Saint Euny's Well
This well can be found at the foot of Carn Brea below the Castle and near St Euny's Church. It has a plaque by Carn Brea Parish Trails reading "St Euny Well. Holy well of St Euny visited by the Celtic Missionary 500AD". Stories about the sacred use of this well may be confused with St Euny's Well at Sancreed.
At Easter Redruth Baptist Church erects a lit cross on the outcrop behind the Castle overlooking Redruth. For many years a Christian sunrise service has been held on Easter Sunday.
The Midsummer Eve (St John's Eve, 23 June) bonfire ceremony is held. Prayers are read in Cornish and the bonfire is lit, signalling other fires to be lit at Sennen, Sancreed Beacon, Carn Galver to the Tamar. When only the embers remain, young people leap across them to drive away evil and bring luck.
| ("Wikimedia Commons" has material|
about Carn Brea, Redruth)
- Carn Brea Parish Council
- Cornish Archaeological Society
- Roman-Britain.org records of Romano-British Settlement of Carn Brea
- Roger Mercer (1972). "The Excavation of the Neolithic Settlement, Carn Brea". Cornish Archaeology (Cornwall Archaeological Society) 11.
- Roger Mercer (1970). "The Neolithic Settlement on Carn Brea: Preliminary Report". Cornish Archaeology (Cornwall Archaeological Society) 9: pp54–62.
- St. Keverne Local History Society. "The Prehistoric use of Gabbroic Clay from St Keverne". http://www.st-keverne.com/History/arch/gabbroic-clay.php. Retrieved 11/3/12.
- "About Carn Brea", Carn Brea Protection Group. Retrieved 20 August 2007.
- "Pictures of Carn Brea", Parish of Saint Illogan. Retrieved 20 August 2007.
- "Carn Brea Castle", Follies and Monuments, FollyTowers.com. Retrieved 20 August 2007.
- "Some frauds of a very peculiar and extensive nature have been discovered". The Times. 18 July 1829. p. 4.
- "Carn Brea Castle, Redruth – Cornwall", Restaurants in Cornwall, EatOutCornwall.com. Retrieved 20 August 2007.
- "The Bassets of Tehidy", Cornish History Reference Files, CornishWorld.net. Retrieved 20 August 2007.
- "Parliamentary Intelligence, House of Lords". The Times. 3 June 1828.
- "Tuesday's Post". Jackson's Oxford Journal. 17 September 1836. "A chaste and elegant monument from the chisel of Westmacott put up in parish of Illogan, Cornwall, to the memory of the late Lord De Dunstanville"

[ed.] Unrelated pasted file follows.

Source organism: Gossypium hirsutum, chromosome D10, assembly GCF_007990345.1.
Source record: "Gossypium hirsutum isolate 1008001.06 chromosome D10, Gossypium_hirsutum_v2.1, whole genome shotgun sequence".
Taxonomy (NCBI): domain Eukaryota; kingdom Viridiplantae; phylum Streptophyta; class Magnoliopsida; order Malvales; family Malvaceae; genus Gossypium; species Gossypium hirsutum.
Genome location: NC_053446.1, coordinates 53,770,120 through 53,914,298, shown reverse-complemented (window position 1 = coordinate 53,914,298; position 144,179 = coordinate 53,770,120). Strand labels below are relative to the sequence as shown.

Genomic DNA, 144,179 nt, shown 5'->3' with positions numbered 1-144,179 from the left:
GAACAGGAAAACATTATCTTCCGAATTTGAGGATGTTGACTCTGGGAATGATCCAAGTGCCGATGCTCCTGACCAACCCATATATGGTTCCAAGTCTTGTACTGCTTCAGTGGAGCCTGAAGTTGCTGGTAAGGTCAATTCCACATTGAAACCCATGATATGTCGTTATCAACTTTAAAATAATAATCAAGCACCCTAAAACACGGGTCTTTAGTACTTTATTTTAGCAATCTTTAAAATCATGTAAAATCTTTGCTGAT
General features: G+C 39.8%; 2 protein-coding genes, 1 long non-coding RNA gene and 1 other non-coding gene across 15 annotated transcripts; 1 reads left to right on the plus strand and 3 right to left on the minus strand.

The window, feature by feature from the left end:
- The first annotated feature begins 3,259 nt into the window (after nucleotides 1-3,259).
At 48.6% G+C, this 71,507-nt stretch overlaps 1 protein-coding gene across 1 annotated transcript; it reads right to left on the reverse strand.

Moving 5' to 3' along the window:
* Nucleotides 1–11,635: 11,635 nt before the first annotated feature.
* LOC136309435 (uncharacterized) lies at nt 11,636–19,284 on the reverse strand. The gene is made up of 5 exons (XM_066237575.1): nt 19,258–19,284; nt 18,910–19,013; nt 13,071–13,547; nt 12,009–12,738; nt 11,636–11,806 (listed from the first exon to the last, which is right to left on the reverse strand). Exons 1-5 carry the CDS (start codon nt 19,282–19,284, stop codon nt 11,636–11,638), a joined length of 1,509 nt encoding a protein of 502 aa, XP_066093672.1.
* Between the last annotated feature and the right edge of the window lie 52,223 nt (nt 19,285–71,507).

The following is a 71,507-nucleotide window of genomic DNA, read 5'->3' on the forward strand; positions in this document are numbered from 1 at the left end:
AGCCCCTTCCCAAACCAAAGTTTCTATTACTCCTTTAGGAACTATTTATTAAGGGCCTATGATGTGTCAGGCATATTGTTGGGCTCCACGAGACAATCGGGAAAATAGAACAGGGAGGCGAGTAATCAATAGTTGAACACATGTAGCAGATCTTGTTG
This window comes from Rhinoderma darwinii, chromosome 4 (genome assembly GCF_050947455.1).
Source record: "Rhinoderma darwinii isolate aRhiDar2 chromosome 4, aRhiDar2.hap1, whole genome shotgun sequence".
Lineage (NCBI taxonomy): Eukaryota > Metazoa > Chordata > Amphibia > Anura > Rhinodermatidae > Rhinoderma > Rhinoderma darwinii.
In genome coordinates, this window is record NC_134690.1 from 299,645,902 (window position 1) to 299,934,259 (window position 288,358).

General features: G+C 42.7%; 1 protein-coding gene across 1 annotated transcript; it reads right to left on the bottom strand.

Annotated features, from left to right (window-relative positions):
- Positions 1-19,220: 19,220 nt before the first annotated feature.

- Curran, Bob (2005). Celtic Lore & Legend: meet the gods, heroes, kings, fairies, monsters and ghosts of yore. New Page Books. pp. 36. ISBN 1-56414-786-X.
- Noall, Cyril (1963). The Cornish Midsummer Eve bonfire celebrations. Federation of Old Cornwall Societies. Publications. Federation of Old Cornwall Societies. OCLC 30233069.
- "Bridgewater Mercury: This could be the last time". Newsquest Media Group. 3 January 2003. http://archive.bridgwatermercury.co.uk/2003/1/3/34093.html. Retrieved 30 October 2006.
- "Smallholder: Ban? What Ban?". Newsquest Media Group. 28 December 2005. http://archive.smallholder.co.uk/2005/12/28/50889.html. Retrieved 30 October 2006.
- Acton, Bob (2001). Exploring Cornwall's tramway trails, Volume 1 (2 ed.). Landfall. ISBN 978-1-873443-41-5. http://books.google.com/?id=4DD6AAAACAAJ.
- Historic Environment Service (2006) (pdf). Carn Brea, Illogan, Cornwall HEATH Management Assessment. Cornwall County Council. http://188.8.131.52/media/pdf/i/p/Carn_Brea_MA.pdf. Retrieved 19 August 2007.
- Roger Mercer (1981). "Mercer, R.J et al.: Excavations at Carn Brea, Illogan, Cornwall, 1970–73. A Neolithic Fortified Complex of the Third Millennium BC". Cornish Archaeology (Cornwall Archaeological Society) 20.
- Tangye, Michael (1981). Carn Brea: brief history and guide. Dyllansow Truran. ISBN 978-0-907566-12-0. http://books.google.com/?id=vRlIAAAACAAJ.
- Noall, Cyril (2003). The Cornish Midsummer Eve Bonfire Celebrations. Federation of Old Cornwall Societies. ISBN 978-0-902660-31-1. http://books.google.com/?id=6hnJOgAACAAJ.